The plan was simple: Iraqi troops would block escape routes while U.S. soldiers searched for weapons house by house. But the Iraqi troops...
BAGHDAD, Iraq — The plan was simple: Iraqi troops would block escape routes while U.S. soldiers searched for weapons house by house. But the Iraqi troops didn’t show up on time.
When they finally did appear, the Iraqis ignored U.S. orders and let dozens of cars pass through checkpoints in eastern Baghdad — including an ambulance full of armed militiamen, U.S. soldiers said.
It wasn’t an isolated incident, they added.
Senior U.S. commanders have hailed the performance of Iraqi troops in the crackdown on militias and insurgents in Baghdad. But some U.S. soldiers say the Iraqis serving alongside them are among the worst they’ve seen — seeming more loyal to militias than the government.
Most Read Nation & World Stories
- Honestie Hodges, whose mistreatment by police led to changes, dies of COVID. She was 14.
- You should probably replace some of your fabric face masks
- Secret Hasidic wedding in Brooklyn draws thousands of guests, $15K fine
- Trump vents about election as agencies aid Biden transition
- Inside Bill Gates' high-stakes quest to vaccinate the world against COVID-19
That raises doubts whether the Iraqis can maintain order once the security operation is over and the Americans have left. It also raises broader questions about the training, reliability and loyalty of Iraqi troops — who must be competent, U.S. officials say, before America can begin pulling out of Iraq.
Last week, for example, Sgt. 1st Class Eric Sheehan could barely contain his frustration when he discovered that barriers and concertina wire that were supposed to bolster defensive positions had been dragged away — again — under the noses of nearby Iraqi soldiers.
“[I] suggest we fire these IAs and get them out of the way,” Sheehan, of Jennerstown, Pa., reported to senior officers, referring to Iraqi army troops. “There’s nothing we can do,” came the reply.
U.S. soldiers from the 4th Squadron, 14th Cavalry Regiment eventually blocked the road again while Iraqi troops watched from a distance.
Some Americans speculated the missing barriers were dragged off to strengthen militia defenses in nearby Sadr City, a sprawling Shiite neighborhood that is a stronghold of anti-U.S. cleric Muqtada al-Sadr.
“They’ve been doing this all week. They’re working against us,” said Sheehan, who resorted to waking up the senior Iraqi officer at the checkpoint to complain — futilely.
Some Americans said they had seen much better Iraqi troops in the northern cities of Mosul and Tal Afar, which have more Kurdish soldiers. They have been disappointed by the performance of units committed to the Baghdad fight.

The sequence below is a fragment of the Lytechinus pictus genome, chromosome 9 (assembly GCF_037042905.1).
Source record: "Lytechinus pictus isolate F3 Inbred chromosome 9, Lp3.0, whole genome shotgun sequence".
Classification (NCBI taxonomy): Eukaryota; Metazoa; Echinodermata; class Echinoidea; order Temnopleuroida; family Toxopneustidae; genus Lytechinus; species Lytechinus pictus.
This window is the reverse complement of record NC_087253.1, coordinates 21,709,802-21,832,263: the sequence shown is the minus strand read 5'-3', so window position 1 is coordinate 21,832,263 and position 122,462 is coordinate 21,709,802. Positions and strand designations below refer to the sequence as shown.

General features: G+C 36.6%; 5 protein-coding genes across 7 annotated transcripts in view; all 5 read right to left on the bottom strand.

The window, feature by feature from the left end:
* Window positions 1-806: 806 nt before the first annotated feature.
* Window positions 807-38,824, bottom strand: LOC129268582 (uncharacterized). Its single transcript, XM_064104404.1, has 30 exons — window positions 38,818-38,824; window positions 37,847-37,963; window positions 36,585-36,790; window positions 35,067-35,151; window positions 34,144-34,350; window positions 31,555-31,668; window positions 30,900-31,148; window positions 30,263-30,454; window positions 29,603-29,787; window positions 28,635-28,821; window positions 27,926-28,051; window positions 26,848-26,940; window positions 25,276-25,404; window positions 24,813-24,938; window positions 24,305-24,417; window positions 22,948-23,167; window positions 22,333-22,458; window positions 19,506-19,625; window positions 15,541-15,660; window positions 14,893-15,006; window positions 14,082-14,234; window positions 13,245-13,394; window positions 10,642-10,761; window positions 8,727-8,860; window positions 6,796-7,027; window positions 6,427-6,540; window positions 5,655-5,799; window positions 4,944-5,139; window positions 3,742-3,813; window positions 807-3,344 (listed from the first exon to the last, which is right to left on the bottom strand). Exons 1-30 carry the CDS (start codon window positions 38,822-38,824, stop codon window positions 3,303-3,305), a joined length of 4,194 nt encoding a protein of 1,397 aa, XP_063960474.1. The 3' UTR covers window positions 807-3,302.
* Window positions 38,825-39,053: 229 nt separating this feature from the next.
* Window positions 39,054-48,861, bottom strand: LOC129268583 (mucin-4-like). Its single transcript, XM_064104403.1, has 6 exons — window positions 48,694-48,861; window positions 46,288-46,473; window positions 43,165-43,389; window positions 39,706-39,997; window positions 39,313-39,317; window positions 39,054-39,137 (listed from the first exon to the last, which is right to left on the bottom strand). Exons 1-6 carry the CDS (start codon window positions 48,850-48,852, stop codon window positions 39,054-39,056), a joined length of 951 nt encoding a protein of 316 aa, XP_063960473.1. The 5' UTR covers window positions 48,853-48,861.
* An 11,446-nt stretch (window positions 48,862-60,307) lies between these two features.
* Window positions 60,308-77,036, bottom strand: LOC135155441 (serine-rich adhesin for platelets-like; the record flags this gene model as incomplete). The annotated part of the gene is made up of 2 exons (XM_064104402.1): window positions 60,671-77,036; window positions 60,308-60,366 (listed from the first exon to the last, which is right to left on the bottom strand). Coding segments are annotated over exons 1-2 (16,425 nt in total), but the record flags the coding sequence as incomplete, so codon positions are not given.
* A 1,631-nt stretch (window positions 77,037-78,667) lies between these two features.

U.S. officers believe the problem has political and sectarian roots: Many of the Iraqi soldiers here are Shiites recruited from the Baghdad area.
As the security crackdown focuses on Shiite neighborhoods, Iraqi troops come in contact with fellow Shiites from some of the 23 known militias. That puts great stress on the soldiers, who grew up in a society where respect for religion runs far deeper than for government institutions.
“From my perspective, you can’t make a distinction between Iraq army Shiites and the religious militias. You have a lot of soldiers and family members swayed and persuaded by the religious leadership,” said Col. Greg Watt, who advises one of two Iraqi divisions in the city.
Watt expressed confidence the Iraqi army could win in a pitched battle against militias.
“But what the Iraqi army can’t do is protect soldiers when they go home, or protect their families,” he added. “It’s very, very difficult. That’s why a solution has to be a political one and not a military one.”
U.S. military leaders have repeatedly called on Iraqi Prime Minister Nouri al-Maliki, a Shiite, to aggressively disband the predominantly Shiite militias, but, so far, little progress is seen on Baghdad’s streets.
• Iraq’s feuding ethnic and sectarian groups agreed Sunday to consider amending the constitution and begin debating legislation to create a federated nation. Shiite, Sunni Arab and Kurdish political leaders agreed on a compromise that will allow parliament to take up Shiite-proposed draft legislation to permit creation of partly self-ruling regions. Sunni Arabs have fought the federalism bill, fearing it will splinter the country and deny them a share of Iraq’s oil, which is found in the predominantly Kurdish north and the heavily Shiite south.
• Two U.S. Marines died in combat in restive Anbar province west of Baghdad, the U.S. military said. As of Sunday, at least 2,701 members of the U.S. military have died since the war began, according to an Associated Press count.
• At least 20 people were killed and 37 injured Sunday in violence around Iraq, including a mortar attack on the Health Ministry in Baghdad and a car bombing aimed at a police patrol in the city. Police also discovered 13 more apparent victims of sectarian death squads.
• The prime minister’s office said Iraqi forces had arrested a leader and seven aides in the 1920 Revolution Brigades, also known as the al-Ashreen Brigades, a group responsible for attacks and kidnappings.